Probably not. This legislation holds a very high standard for holding companies accountable through civil action. Assuming that you know about the privacy invasion in the first place, you would need to prove that the company:
- Was not monitoring for the purpose of detecting cybersecurity threats and
- Did not have a "good faith" belief that they were allowed to do it (whether they are right or wrong); or
- "Knowingly" and "willfully" violated the restrictions of the law
The Cyber Security Act would set up “cybersecurity exchanges” to receive and distribute cybersecurity threat indicators. There would be one Lead Federal Cybersecurity Exchange, appointed by the Department of Homeland Security, but other ones might also be created. Existing federal agencies can be designated as cybersecurity exchanges, including military and intelligence agencies like the National Security Agency. The Department of Homeland Security could appoint itself as the Lead Federal Cybersecurity Exchange.
There is considerable debate in Washington over whether the lead agency should be the civilian DHS or the military (i.e. the NSA). The bill punts on this question, but gives the edge to DHS for future bureaucratic fights.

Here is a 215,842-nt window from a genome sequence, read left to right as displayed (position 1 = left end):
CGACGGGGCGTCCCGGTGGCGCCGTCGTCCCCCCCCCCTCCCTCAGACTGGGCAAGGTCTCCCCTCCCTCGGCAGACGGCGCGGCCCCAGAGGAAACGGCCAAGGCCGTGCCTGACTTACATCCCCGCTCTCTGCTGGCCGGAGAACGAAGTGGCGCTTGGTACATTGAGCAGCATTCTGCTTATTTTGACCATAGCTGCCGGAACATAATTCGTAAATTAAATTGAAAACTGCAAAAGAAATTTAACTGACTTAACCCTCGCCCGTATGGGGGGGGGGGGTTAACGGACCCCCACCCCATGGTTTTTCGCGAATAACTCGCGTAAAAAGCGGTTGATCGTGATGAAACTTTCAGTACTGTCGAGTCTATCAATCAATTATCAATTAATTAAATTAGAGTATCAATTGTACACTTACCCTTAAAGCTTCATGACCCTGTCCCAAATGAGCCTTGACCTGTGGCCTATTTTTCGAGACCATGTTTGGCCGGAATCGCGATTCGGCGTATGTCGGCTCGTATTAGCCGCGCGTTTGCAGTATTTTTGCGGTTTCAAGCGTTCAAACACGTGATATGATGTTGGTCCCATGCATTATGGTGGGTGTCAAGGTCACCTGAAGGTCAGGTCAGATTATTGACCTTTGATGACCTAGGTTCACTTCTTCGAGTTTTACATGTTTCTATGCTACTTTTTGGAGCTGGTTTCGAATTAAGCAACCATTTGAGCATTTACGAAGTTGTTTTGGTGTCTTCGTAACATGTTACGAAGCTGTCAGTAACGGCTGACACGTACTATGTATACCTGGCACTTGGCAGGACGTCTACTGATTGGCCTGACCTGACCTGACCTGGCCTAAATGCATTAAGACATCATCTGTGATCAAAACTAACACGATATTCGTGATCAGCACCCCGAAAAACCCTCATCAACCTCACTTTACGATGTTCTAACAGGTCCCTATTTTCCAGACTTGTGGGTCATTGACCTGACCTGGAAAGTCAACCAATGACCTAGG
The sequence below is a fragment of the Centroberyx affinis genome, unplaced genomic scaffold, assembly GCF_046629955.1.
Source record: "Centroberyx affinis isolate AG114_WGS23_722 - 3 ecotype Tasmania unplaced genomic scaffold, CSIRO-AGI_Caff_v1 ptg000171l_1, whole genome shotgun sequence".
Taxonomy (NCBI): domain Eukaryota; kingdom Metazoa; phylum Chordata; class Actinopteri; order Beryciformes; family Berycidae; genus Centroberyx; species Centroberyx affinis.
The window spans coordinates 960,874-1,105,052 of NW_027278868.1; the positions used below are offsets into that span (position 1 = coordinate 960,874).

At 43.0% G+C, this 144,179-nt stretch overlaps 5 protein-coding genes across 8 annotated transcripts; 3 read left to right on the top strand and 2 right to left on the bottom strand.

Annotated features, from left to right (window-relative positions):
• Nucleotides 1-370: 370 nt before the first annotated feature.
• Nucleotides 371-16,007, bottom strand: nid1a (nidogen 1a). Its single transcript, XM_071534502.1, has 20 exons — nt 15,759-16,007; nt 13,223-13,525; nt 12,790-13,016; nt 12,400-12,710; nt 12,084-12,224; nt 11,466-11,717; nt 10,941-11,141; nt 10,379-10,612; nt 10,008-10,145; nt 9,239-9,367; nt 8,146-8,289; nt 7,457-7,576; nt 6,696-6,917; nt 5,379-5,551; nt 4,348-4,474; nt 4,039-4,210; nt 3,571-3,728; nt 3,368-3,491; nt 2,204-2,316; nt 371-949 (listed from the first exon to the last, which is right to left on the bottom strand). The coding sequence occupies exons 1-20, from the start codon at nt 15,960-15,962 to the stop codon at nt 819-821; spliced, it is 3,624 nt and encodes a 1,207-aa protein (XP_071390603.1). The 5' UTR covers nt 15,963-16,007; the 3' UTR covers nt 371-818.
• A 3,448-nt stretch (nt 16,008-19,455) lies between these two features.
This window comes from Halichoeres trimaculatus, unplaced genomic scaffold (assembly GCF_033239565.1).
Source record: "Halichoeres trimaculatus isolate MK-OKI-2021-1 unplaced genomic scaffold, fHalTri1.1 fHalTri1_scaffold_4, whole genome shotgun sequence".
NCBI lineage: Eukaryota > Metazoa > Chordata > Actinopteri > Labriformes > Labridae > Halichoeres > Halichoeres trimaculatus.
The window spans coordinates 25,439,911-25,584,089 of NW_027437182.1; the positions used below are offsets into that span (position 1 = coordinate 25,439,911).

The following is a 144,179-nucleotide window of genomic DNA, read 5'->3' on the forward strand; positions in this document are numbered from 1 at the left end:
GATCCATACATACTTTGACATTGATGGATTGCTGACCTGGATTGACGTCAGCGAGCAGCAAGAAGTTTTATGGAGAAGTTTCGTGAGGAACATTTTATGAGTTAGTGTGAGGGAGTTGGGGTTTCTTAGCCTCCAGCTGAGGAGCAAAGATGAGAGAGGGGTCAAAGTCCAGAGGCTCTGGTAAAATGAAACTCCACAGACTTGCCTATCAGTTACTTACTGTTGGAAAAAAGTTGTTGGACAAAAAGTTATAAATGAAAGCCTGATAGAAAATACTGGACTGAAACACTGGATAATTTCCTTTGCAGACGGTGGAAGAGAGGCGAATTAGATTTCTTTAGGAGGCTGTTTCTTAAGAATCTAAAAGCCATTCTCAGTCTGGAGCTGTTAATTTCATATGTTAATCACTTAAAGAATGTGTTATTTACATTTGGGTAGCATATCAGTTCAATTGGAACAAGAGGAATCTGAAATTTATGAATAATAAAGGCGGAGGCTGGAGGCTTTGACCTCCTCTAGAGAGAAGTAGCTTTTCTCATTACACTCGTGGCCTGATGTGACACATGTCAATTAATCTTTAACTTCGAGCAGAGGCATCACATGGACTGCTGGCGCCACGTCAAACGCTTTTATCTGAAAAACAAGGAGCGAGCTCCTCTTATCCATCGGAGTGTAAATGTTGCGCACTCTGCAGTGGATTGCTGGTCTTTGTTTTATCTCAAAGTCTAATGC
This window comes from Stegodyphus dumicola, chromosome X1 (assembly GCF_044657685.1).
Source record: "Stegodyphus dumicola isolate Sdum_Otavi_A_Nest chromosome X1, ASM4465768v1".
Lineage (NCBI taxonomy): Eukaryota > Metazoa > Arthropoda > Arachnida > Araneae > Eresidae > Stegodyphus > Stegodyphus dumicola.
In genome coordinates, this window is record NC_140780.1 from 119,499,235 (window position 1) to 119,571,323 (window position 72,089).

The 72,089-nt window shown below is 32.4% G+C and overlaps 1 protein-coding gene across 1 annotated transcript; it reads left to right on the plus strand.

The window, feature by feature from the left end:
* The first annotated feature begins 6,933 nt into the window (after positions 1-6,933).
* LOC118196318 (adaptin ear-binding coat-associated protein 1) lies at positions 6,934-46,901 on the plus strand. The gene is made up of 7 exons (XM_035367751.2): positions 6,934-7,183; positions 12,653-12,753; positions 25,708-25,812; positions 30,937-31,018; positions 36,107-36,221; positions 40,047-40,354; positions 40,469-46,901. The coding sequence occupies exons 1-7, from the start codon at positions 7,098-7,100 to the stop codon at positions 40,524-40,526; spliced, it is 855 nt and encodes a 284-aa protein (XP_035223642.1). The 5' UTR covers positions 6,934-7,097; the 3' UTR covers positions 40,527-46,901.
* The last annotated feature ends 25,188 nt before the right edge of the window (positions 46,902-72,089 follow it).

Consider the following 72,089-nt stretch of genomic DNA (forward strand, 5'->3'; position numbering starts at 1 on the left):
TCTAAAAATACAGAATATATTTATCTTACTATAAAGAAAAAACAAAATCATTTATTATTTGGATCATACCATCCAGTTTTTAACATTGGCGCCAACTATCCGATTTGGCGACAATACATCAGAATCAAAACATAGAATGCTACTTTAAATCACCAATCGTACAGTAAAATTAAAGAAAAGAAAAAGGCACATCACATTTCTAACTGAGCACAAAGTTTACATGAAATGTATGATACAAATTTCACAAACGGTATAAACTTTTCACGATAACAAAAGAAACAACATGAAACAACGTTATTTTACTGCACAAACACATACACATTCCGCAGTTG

Of course. The Cyber Security Act’s extensive discussion of the creation of a federal exchange and potential civilian exchange involves coordination between an alphabet soup of agencies, including DHS, DOJ, ODNI, DOD and DOS. They have to make a lead exchange, consider others, consult with each other, and report to Congress. The Cyber Security Act attempts to diffuse this the easy way: “Nothing in this section may be construed to authorize additional layers of Federal bureaucracy for the receipt and disclosure of cybersecurity threat indicators.” At most, this will prevent people from calling the new layers of bureaucracy what they really are.
There are no provisions in the Cyber Security Act that would ensure this bill could not be used to funnel information to the National Security Agency. In fact, the National Security Agency could be designated as a “cybersecurity exchange” and receive great quantities of sensitive user information.